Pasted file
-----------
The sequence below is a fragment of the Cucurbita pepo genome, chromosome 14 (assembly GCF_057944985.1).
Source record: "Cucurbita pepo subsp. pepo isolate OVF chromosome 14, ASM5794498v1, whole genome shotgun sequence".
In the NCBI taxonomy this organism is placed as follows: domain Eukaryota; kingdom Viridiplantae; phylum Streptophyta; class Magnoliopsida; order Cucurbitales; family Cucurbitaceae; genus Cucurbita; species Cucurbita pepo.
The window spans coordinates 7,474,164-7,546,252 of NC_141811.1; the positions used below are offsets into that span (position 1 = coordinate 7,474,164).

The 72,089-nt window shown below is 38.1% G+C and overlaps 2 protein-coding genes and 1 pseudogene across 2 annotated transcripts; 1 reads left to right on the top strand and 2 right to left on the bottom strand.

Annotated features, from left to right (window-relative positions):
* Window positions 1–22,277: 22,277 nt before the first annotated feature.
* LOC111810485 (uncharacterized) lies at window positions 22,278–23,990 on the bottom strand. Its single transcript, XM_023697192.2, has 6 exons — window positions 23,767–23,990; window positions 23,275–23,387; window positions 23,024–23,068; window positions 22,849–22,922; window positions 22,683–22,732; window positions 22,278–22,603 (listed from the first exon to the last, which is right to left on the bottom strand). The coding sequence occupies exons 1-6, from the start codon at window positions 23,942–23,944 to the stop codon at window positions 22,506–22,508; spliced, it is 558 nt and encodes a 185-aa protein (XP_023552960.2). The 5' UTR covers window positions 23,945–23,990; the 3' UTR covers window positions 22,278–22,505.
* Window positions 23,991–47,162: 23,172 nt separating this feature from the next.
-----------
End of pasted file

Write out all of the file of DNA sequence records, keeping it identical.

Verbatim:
The sequence below is a fragment of the Cucurbita pepo genome, chromosome 14 (assembly GCF_057944985.1).
Source record: "Cucurbita pepo subsp. pepo isolate OVF chromosome 14, ASM5794498v1, whole genome shotgun sequence".
In the NCBI taxonomy this organism is placed as follows: domain Eukaryota; kingdom Viridiplantae; phylum Streptophyta; class Magnoliopsida; order Cucurbitales; family Cucurbitaceae; genus Cucurbita; species Cucurbita pepo.
The window spans coordinates 7,474,164-7,546,252 of NC_141811.1; the positions used below are offsets into that span (position 1 = coordinate 7,474,164).

The 72,089-nt window shown below is 38.1% G+C and overlaps 2 protein-coding genes and 1 pseudogene across 2 annotated transcripts; 1 reads left to right on the top strand and 2 right to left on the bottom strand.

Annotated features, from left to right (window-relative positions):
* Window positions 1–22,277: 22,277 nt before the first annotated feature.
* LOC111810485 (uncharacterized) lies at window positions 22,278–23,990 on the bottom strand. Its single transcript, XM_023697192.2, has 6 exons — window positions 23,767–23,990; window positions 23,275–23,387; window positions 23,024–23,068; window positions 22,849–22,922; window positions 22,683–22,732; window positions 22,278–22,603 (listed from the first exon to the last, which is right to left on the bottom strand). The coding sequence occupies exons 1-6, from the start codon at window positions 23,942–23,944 to the stop codon at window positions 22,506–22,508; spliced, it is 558 nt and encodes a 185-aa protein (XP_023552960.2). The 5' UTR covers window positions 23,945–23,990; the 3' UTR covers window positions 22,278–22,505.
* Window positions 23,991–47,162: 23,172 nt separating this feature from the next.